In one forum, a single mom’s warning added to my nascent resolve not to try again: “It’s not 2x the work but 8x the work and forget babysitters,” she wrote. “They suddenly disappear when you have two.”
My dear friend, Anat, another single mom — who had once convinced me that I wasn’t a horrible Jew for leaving Israel to try out life in Berlin — had advice that hit home: “Orit, having one child is perfect for you,” she told me. “A single mother and a single child is a wonderful thing. You can travel. It’ll be easier for you to date. There is no guarantee that siblings will be good friends. I know plenty of siblings who fight all the time.” Her daughter, she added, hardly wants to play with her twin brother.
Prior to trying, I had convinced myself that I’d find a way to make two kids work. But now that I had to really think, I wasn’t sure I could afford another. I’d need a bigger apartment and probably a nanny, unless I moved closer to family in either Israel or Los Angeles, which meant I’d miss out on Berlin’s free daycare-for-all. And I enjoy living and raising a child in Berlin, which is actually very kid-friendly.
What’s more, I’m in my 40s. I’m tired. I’m not sure I could physically handle two. There’s a reason most women have multiples in their 20s and 30s when their bodies are in their prime child-bearing years. This pregnancy wasn’t as enjoyable as the first, mostly because I had a toddler in my care. Just lifting Hanna onto a slide, or scraping her oatmeal off the floor, felt like Herculean tasks. Motherhood has taught me to make compromises in life — I could no longer do what I wanted on a whim. Against my free-spirited nature, I’d have to be practical. I soon realized that, in my case, practicality included not having two children.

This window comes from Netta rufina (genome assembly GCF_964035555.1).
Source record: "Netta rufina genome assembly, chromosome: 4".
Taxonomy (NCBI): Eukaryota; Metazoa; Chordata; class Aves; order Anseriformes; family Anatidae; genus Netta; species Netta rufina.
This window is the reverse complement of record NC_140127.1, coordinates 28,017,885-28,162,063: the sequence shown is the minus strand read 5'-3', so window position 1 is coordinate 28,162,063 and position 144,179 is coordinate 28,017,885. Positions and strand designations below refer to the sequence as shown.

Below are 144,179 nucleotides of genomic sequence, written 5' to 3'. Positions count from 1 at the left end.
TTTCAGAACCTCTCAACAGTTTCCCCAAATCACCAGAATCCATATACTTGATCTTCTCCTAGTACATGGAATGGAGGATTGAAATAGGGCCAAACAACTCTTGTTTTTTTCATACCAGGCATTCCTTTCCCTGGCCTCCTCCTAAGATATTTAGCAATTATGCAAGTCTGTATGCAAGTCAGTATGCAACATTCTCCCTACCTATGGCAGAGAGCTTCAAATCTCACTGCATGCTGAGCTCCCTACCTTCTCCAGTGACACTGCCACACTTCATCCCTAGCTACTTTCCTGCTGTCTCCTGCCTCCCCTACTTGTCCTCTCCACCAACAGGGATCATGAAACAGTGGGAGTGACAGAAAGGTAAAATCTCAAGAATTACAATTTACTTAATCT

Of course, people still ask me, “Are you having another?” It’s as annoying and intrusive a question as “why are you still single?” As if being single or having “only” one child is illegitimate or undesirable. I’ve learned to brush those questions aside, sometimes answering those busybodies that there is no single way we are all “supposed” to be.
Sometimes, I wish I had decided on the option of having “only” one even earlier. My relationship with Hanna could have been even more total, more loving, from the get-go. I wouldn’t have felt that we were somehow incomplete. Now, she’ll get all my emotional, physical and spiritual resources. As for a playmate, she’ll just have to make more friends — just like Anat’s daughter.
I admit there are times when I wonder if Number Two would have had Hanna’s brown eyes. Or when I’m seized with baby envy as a mom and her newborn pass me by (remembering soon enough the baby phase lasts only one year). But then I think back to my list of omens, and trust that God knew what was best for me by telling me: “No.”
Ever in the habit of looking for omens, I’ve found another: Hanna’s favorite word happens to be “only.” “Only Hanna” can go up the slide (without her mom). “Only Hanna” can feed herself. “Only Hanna” could climb into the bath.
I’ve tried to help, but it is, and will be, “only Hanna.” She’s not only enough… she’s abundance.